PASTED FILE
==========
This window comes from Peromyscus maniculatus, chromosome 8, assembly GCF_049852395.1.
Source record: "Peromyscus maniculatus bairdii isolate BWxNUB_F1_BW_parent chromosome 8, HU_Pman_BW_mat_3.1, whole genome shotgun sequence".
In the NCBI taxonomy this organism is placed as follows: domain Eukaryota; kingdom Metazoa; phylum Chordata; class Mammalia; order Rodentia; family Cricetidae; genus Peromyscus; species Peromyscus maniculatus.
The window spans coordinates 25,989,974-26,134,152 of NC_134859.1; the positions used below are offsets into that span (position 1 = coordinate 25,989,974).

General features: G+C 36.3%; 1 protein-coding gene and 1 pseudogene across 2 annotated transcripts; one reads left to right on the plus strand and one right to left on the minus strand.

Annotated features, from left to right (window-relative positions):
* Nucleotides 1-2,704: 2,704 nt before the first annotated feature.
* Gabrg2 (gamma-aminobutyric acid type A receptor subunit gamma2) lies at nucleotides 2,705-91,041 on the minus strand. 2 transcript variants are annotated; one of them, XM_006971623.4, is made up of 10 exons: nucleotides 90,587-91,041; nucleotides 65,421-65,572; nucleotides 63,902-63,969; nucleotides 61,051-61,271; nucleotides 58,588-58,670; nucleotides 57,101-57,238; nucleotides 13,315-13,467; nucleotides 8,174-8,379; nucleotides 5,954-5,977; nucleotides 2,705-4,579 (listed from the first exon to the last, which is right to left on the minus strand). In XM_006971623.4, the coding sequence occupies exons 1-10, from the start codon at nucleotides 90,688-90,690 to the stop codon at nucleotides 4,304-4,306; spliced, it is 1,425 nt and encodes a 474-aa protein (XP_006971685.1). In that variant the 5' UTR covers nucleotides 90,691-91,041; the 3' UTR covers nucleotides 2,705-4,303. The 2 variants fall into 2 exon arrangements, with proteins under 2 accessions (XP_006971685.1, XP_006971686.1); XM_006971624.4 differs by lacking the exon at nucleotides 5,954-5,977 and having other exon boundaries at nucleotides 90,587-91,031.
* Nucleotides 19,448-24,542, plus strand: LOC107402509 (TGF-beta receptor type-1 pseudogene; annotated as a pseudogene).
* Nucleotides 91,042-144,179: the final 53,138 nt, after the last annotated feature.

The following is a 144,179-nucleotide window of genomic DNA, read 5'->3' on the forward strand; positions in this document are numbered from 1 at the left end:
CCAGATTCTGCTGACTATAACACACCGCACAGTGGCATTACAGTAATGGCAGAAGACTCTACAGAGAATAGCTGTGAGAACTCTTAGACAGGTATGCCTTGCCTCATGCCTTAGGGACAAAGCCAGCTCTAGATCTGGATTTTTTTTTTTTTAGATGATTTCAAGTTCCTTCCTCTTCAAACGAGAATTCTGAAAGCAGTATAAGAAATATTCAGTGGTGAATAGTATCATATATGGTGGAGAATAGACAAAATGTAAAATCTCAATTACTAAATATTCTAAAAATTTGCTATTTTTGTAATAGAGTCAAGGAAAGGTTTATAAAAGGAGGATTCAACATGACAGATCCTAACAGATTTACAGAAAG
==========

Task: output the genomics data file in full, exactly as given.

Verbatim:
This window comes from Peromyscus maniculatus, chromosome 8, assembly GCF_049852395.1.
Source record: "Peromyscus maniculatus bairdii isolate BWxNUB_F1_BW_parent chromosome 8, HU_Pman_BW_mat_3.1, whole genome shotgun sequence".
In the NCBI taxonomy this organism is placed as follows: domain Eukaryota; kingdom Metazoa; phylum Chordata; class Mammalia; order Rodentia; family Cricetidae; genus Peromyscus; species Peromyscus maniculatus.
The window spans coordinates 25,989,974-26,134,152 of NC_134859.1; the positions used below are offsets into that span (position 1 = coordinate 25,989,974).

General features: G+C 36.3%; 1 protein-coding gene and 1 pseudogene across 2 annotated transcripts; one reads left to right on the plus strand and one right to left on the minus strand.

Annotated features, from left to right (window-relative positions):
* Nucleotides 1-2,704: 2,704 nt before the first annotated feature.
* Gabrg2 (gamma-aminobutyric acid type A receptor subunit gamma2) lies at nucleotides 2,705-91,041 on the minus strand. 2 transcript variants are annotated; one of them, XM_006971623.4, is made up of 10 exons: nucleotides 90,587-91,041; nucleotides 65,421-65,572; nucleotides 63,902-63,969; nucleotides 61,051-61,271; nucleotides 58,588-58,670; nucleotides 57,101-57,238; nucleotides 13,315-13,467; nucleotides 8,174-8,379; nucleotides 5,954-5,977; nucleotides 2,705-4,579 (listed from the first exon to the last, which is right to left on the minus strand). In XM_006971623.4, the coding sequence occupies exons 1-10, from the start codon at nucleotides 90,688-90,690 to the stop codon at nucleotides 4,304-4,306; spliced, it is 1,425 nt and encodes a 474-aa protein (XP_006971685.1). In that variant the 5' UTR covers nucleotides 90,691-91,041; the 3' UTR covers nucleotides 2,705-4,303. The 2 variants fall into 2 exon arrangements, with proteins under 2 accessions (XP_006971685.1, XP_006971686.1); XM_006971624.4 differs by lacking the exon at nucleotides 5,954-5,977 and having other exon boundaries at nucleotides 90,587-91,031.
* Nucleotides 19,448-24,542, plus strand: LOC107402509 (TGF-beta receptor type-1 pseudogene; annotated as a pseudogene).
* Nucleotides 91,042-144,179: the final 53,138 nt, after the last annotated feature.

The following is a 144,179-nucleotide window of genomic DNA, read 5'->3' on the forward strand; positions in this document are numbered from 1 at the left end:
CCAGATTCTGCTGACTATAACACACCGCACAGTGGCATTACAGTAATGGCAGAAGACTCTACAGAGAATAGCTGTGAGAACTCTTAGACAGGTATGCCTTGCCTCATGCCTTAGGGACAAAGCCAGCTCTAGATCTGGATTTTTTTTTTTTTAGATGATTTCAAGTTCCTTCCTCTTCAAACGAGAATTCTGAAAGCAGTATAAGAAATATTCAGTGGTGAATAGTATCATATATGGTGGAGAATAGACAAAATGTAAAATCTCAATTACTAAATATTCTAAAAATTTGCTATTTTTGTAATAGAGTCAAGGAAAGGTTTATAAAAGGAGGATTCAACATGACAGATCCTAACAGATTTACAGAAAG